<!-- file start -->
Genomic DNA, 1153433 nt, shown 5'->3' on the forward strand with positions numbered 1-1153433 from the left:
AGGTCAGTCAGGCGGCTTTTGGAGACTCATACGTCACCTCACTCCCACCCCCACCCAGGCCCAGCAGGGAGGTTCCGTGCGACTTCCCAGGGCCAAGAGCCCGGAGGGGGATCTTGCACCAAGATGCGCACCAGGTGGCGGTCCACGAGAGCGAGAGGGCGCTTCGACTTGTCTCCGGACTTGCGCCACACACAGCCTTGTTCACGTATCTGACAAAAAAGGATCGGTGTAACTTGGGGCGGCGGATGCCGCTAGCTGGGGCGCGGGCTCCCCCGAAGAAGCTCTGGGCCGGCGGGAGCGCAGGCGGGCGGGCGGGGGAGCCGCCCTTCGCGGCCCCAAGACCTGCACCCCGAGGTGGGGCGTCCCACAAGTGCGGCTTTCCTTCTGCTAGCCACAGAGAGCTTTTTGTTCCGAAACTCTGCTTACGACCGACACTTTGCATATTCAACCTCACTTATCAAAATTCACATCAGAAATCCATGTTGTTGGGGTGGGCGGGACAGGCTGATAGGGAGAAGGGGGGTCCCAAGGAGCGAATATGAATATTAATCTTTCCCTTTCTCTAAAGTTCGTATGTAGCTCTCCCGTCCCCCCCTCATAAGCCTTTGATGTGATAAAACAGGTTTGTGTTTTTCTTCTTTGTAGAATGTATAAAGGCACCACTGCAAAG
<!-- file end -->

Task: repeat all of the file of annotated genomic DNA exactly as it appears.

Genomic DNA, 1153433 nt, shown 5'->3' on the forward strand with positions numbered 1-1153433 from the left:
AGGTCAGTCAGGCGGCTTTTGGAGACTCATACGTCACCTCACTCCCACCCCCACCCAGGCCCAGCAGGGAGGTTCCGTGCGACTTCCCAGGGCCAAGAGCCCGGAGGGGGATCTTGCACCAAGATGCGCACCAGGTGGCGGTCCACGAGAGCGAGAGGGCGCTTCGACTTGTCTCCGGACTTGCGCCACACACAGCCTTGTTCACGTATCTGACAAAAAAGGATCGGTGTAACTTGGGGCGGCGGATGCCGCTAGCTGGGGCGCGGGCTCCCCCGAAGAAGCTCTGGGCCGGCGGGAGCGCAGGCGGGCGGGCGGGGGAGCCGCCCTTCGCGGCCCCAAGACCTGCACCCCGAGGTGGGGCGTCCCACAAGTGCGGCTTTCCTTCTGCTAGCCACAGAGAGCTTTTTGTTCCGAAACTCTGCTTACGACCGACACTTTGCATATTCAACCTCACTTATCAAAATTCACATCAGAAATCCATGTTGTTGGGGTGGGCGGGACAGGCTGATAGGGAGAAGGGGGGTCCCAAGGAGCGAATATGAATATTAATCTTTCCCTTTCTCTAAAGTTCGTATGTAGCTCTCCCGTCCCCCCCTCATAAGCCTTTGATGTGATAAAACAGGTTTGTGTTTTTCTTCTTTGTAGAATGTATAAAGGCACCACTGCAAAG